In her article at PolicyMic, "Youth Vote 2012: Why Democrats Should Not Take Millennials for Granted," Rebekah Brown writes that “if you are a millennial, this election might matter more than you know… it turns out that whoever wins this election might affect you for the rest of your life.” Brown is absolutely right, but for a reason she does not mention in her article.
Hurricane Sandy reminded us that climate change is creating more and more disruptive weather patterns. NYC Mayor Michael Bloomberg believes that climate change contributed to the violent storm. In fact, this realization re-shaped his thinking about the presidential campaign. Mayor Bloomberg now endorses one of the two corporate candidates who said nothing about climate change during their debates.He endorsed Obama, a candidate who increased oil exploration, built enough oil pipelines to wrap around the planet, approved wells in the Arctic Ocean off of the Alaska Coast, and overseen a 7% increase in coal production.
Journalist Chis Hedges also cites climate change as a determining factor in how we should consider voting Tuesday. Chris Hedges’ application of the relevance of climate change to the election seems more reasonable than Michael Bloomberg’s. Hedges is not motivated to vote for someone who did not let the issue into the debates, and who only increased the production of fossil fuels.
Instead, Hedges writes that this “election is not a battle between Republicans and Democrats. It is not a battle between Barack Obama and Mitt Romney. It is a battle between the corporate state and us. And if we do not immediately engage in this battle we are finished, as climate scientists have made clear.”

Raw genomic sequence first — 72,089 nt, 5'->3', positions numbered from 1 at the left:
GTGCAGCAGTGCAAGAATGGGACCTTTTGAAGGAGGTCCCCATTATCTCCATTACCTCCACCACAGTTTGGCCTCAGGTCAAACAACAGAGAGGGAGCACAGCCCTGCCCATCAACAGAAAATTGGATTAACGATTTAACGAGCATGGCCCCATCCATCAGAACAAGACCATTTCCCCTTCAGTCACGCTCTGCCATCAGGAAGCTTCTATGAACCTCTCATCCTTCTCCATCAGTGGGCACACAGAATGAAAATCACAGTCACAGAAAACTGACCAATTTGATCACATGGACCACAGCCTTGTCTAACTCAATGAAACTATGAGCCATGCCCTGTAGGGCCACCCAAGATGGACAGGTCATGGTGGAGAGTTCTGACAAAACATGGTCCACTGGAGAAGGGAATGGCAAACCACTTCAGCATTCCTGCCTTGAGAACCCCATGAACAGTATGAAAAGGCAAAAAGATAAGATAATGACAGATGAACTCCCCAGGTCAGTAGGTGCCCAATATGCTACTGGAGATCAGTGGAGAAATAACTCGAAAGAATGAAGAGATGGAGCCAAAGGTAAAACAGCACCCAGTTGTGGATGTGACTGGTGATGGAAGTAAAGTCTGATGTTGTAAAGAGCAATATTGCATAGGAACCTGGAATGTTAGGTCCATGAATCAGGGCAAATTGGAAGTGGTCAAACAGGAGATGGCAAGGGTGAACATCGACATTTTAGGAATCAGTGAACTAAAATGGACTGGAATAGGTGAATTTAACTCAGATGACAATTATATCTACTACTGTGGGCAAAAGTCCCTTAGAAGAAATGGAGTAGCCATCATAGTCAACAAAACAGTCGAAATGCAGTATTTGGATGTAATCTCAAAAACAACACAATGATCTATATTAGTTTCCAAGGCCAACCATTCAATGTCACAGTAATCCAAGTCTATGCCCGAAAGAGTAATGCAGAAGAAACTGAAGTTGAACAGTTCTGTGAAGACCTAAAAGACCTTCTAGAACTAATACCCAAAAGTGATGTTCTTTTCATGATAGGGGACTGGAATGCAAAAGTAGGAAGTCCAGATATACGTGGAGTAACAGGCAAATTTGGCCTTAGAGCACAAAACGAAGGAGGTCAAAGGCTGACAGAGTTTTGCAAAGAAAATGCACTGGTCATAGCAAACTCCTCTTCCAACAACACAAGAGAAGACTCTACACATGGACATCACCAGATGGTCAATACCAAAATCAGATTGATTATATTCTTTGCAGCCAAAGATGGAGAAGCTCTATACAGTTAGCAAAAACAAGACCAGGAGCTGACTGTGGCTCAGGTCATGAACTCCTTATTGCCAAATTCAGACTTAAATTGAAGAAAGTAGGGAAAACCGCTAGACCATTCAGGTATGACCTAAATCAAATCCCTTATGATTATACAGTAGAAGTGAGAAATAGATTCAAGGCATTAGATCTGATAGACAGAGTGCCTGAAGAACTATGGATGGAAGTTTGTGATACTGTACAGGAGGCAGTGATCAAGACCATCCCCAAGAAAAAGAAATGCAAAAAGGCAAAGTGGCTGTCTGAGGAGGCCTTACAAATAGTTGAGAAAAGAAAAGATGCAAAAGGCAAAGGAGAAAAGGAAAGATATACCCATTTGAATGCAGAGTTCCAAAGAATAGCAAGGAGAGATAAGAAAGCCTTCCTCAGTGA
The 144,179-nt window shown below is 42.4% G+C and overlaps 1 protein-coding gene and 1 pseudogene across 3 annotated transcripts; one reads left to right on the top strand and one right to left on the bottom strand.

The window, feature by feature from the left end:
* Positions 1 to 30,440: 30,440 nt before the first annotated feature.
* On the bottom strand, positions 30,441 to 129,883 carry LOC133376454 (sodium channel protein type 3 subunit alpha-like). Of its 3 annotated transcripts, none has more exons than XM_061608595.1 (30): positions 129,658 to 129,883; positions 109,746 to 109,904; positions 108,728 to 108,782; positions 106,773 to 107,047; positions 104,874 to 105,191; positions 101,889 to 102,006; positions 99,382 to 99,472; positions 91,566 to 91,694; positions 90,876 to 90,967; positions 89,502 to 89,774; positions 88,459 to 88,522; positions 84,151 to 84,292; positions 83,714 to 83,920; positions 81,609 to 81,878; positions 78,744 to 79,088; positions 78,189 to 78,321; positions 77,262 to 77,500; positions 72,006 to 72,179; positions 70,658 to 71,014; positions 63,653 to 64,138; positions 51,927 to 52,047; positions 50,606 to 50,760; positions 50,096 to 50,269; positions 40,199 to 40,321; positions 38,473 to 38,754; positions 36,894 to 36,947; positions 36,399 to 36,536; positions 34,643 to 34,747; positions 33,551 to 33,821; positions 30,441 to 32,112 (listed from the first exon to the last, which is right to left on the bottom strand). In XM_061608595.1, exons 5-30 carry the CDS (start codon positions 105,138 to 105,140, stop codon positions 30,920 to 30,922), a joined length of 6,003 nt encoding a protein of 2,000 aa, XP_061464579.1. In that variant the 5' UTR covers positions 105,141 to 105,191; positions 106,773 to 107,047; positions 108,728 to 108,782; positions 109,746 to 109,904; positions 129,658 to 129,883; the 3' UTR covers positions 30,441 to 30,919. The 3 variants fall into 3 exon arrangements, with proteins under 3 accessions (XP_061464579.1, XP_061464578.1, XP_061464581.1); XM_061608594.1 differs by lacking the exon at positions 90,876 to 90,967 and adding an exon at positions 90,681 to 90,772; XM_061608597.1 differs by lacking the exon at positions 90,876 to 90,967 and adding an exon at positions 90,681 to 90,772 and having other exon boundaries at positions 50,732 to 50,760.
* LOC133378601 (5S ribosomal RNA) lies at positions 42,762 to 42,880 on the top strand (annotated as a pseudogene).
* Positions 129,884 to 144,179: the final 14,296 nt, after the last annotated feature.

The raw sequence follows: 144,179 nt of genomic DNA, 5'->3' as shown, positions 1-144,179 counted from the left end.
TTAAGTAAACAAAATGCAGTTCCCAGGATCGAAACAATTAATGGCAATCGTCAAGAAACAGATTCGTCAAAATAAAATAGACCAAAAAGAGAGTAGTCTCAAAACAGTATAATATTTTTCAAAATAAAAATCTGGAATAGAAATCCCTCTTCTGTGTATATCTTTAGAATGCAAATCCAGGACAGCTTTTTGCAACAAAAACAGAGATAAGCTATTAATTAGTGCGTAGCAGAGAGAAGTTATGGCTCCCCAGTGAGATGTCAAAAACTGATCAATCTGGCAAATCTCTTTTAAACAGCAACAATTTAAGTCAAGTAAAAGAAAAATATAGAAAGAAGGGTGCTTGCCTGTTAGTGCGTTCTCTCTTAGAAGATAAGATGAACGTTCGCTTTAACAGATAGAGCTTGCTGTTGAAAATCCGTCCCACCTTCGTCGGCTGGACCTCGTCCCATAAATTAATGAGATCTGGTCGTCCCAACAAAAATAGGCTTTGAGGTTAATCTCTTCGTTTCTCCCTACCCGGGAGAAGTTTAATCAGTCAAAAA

For this reason, Hedges will vote for Jill Stein.
Like it or not, the reality of climate change is imposing itself on our consciousness. We are witnessing more severe storms, more severe droughts, and more ice melting at the poles than in recorded history, along with diminishing arable land. Given that severe droughts will likely worsen in the future, disruptions in the supplie of affordable food is a foreseeable result of such changes. We will likely witness the extinction of many large land mammals, such as polar bears, elephants and gorillas.
The disaster we are permitting to unfold we bring up on ourselves. The planet will not suffer. Even under the worst case scenario, the earth will just go through more transformations, not unlike the transformations that occurred when the dinosaurs went extinct. It is ourselves about whom we need to be concerned. None of this bodes well for millennial Americans.
There are many more issues at stake in this election: the war in Afghanistan, the control of our democracy by the 1%, increased surveillance of Americans, Obama’s pushing for the right of a president to jail Americans without a trial, a tax system that leaves corporations not paying their share, and much more, all incredibly important.
Yet all these issues pale in comparison when we look at the need to begin addressing the ecological crisis of climate change. We need a president who has climate change at the top of his or her agenda. How our next president deals with that crisis will affect all of us — millennials, our elders, and our offspring — for the rest of our lives.